It’s interesting that Inc. and the McKinsey Quarterly both had articles this week on what you might call the softer or “emotional intelligence” side of leadership. Geoffrey James’ “8 Core Beliefs of Extraordinary Bosses” on the Inc. website is well worth the read. So is McKinsey’s denser (but still enlightening) article, “Developing better change leaders,” that describes how a large, global industrial company instituted an operations-improvement program across 200 plants worldwide.
James interviewed some of the most successful CEOs in the world and found the “best of the best” shared eight key beliefs. Here are three that I found myself identifying with:
A company is a community, not a machine.
Average bosses consider their company to be a machine with employees as cogs. They create rigid structures with rigid rules and then try to maintain control by “pulling levers” and “steering the ship.”
Extraordinary bosses see their company as a collection of individual hopes and dreams, all connected to a higher purpose. They inspire employees to dedicate themselves to the success of their peers and therefore to the community–and company–at large.
Management is service, not control.
Average bosses want employees to do exactly what they’re told. They’re hyper-aware of anything that smacks of insubordination and create environments where individual initiative is squelched by the “wait and see what the boss says” mentality.
Extraordinary bosses set a general direction and then commit themselves to obtaining the resources that their employees need to get the job done. They push decision making downward, allowing teams form their own rules and intervening only in emergencies.
Motivation comes from vision, not from fear.
Average bosses see fear−of getting fired, of ridicule, of loss of privilege−as a crucial way to motivate people. As a result, employees and managers alike become paralyzed and unable to make risky decisions.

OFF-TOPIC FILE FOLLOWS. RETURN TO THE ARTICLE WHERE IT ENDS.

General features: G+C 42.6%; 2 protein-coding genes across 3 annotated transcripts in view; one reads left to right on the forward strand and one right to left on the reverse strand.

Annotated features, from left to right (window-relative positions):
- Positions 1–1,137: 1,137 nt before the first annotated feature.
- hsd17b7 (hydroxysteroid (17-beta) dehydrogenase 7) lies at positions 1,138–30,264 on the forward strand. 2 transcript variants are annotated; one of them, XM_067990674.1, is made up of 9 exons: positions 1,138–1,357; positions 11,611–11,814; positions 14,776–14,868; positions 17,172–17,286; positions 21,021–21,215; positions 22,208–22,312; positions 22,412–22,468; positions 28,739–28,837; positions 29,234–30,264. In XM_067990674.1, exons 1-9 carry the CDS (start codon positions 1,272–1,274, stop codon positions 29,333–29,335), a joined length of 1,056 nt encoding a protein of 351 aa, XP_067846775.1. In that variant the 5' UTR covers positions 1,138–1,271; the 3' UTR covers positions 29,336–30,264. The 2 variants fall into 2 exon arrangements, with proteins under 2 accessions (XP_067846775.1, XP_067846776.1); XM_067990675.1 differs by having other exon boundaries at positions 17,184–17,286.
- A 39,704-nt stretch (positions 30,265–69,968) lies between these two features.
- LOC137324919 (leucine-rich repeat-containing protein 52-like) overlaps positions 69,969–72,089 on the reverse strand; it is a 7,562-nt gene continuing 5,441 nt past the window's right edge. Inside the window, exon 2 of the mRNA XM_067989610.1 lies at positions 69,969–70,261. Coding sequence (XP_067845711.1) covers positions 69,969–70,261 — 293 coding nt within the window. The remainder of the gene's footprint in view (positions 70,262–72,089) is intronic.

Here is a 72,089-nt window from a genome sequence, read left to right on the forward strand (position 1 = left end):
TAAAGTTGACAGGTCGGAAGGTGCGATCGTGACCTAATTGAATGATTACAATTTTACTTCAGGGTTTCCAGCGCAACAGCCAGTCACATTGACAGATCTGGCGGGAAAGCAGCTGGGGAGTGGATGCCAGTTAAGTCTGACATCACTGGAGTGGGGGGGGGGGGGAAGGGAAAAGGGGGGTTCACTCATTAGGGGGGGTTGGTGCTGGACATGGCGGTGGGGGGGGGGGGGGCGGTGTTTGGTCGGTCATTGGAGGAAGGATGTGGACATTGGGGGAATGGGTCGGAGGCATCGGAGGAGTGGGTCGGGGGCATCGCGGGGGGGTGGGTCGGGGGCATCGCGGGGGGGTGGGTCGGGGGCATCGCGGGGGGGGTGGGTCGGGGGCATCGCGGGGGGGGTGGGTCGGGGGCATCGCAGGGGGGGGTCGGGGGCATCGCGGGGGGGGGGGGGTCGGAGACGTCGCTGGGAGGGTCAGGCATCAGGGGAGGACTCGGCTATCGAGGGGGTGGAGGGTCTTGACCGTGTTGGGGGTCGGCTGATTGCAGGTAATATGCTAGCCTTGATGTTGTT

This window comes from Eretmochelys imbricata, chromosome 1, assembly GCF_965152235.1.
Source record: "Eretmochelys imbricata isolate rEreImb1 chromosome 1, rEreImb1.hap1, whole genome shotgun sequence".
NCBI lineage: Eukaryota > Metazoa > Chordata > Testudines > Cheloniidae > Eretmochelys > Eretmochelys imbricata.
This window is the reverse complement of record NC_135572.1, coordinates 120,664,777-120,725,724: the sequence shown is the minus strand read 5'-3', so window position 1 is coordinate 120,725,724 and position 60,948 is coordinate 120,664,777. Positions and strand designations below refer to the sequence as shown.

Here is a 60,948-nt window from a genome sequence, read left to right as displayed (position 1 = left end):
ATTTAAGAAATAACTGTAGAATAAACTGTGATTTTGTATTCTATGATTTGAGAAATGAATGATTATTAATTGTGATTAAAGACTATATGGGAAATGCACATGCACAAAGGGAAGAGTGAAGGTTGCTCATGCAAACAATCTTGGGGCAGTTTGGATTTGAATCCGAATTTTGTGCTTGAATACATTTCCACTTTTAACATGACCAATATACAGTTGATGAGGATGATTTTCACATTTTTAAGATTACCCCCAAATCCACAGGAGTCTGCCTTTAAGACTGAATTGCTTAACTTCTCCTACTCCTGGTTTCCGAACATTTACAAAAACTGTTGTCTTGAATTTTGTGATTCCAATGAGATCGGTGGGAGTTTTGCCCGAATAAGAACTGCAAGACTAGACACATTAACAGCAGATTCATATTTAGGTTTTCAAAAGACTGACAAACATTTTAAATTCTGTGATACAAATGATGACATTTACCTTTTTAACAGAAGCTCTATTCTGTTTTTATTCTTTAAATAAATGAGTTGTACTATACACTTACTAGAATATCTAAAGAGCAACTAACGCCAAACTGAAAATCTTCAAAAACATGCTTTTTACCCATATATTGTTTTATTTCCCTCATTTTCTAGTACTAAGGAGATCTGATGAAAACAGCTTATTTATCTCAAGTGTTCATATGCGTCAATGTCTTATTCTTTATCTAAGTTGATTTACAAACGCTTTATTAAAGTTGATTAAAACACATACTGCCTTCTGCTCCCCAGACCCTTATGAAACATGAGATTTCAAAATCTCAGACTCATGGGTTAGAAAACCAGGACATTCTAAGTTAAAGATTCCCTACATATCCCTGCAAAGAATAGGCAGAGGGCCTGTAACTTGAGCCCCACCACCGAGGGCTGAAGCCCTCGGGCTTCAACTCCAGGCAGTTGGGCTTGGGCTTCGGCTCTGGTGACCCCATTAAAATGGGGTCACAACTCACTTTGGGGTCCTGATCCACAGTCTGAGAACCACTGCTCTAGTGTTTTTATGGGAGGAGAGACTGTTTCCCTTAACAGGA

Extraordinary bosses inspire people to see a better future and how they’ll be a part of it. As a result, employees work harder because they believe in the organization’s goals, truly enjoy what they’re doing and (of course) know they’ll share in the rewards.
How many of us have had to work for “average” bosses or, to be brutally honest, have at times resorted to “average” management tactics because we’re afraid to change or feel those are the only tactics that really work?
As McKinsey notes, “Far too often, leaders ask everyone else to change, but in reality this usually isn’t possible until they first change themselves.”
Among the takeaways from the McKinsey article:
- Leaders shouldn’t overlook the “softer” skills needed to disseminate changes throughout an organization and make them stick, including inspiring workers who may feel overwhelmed by change, and promoting collaboration and dialogue, not dictation.
- Personal mastery skills that are especially useful in transformation include “learning to recognize and shift limiting mind-sets, turning difficult conversations into learning opportunities, and building on existing interpersonal strengths and managerial optimism to help broadly engage the organization.”
- Giving managers access to senior-executive sponsors who can tell them hard truths is vital in helping them to change how they lead.
- Create networks of change leaders across the organization to break down silos.
So given the hard evidence that soft skills are the hallmark of extraordinary leadership (the company McKinsey worked with estimates it boosted annual pretax operating income by about $1.5 billion a year), why are so many organizations still run in a rigid, dehumanizing and change-averse manner?
It’s a good question.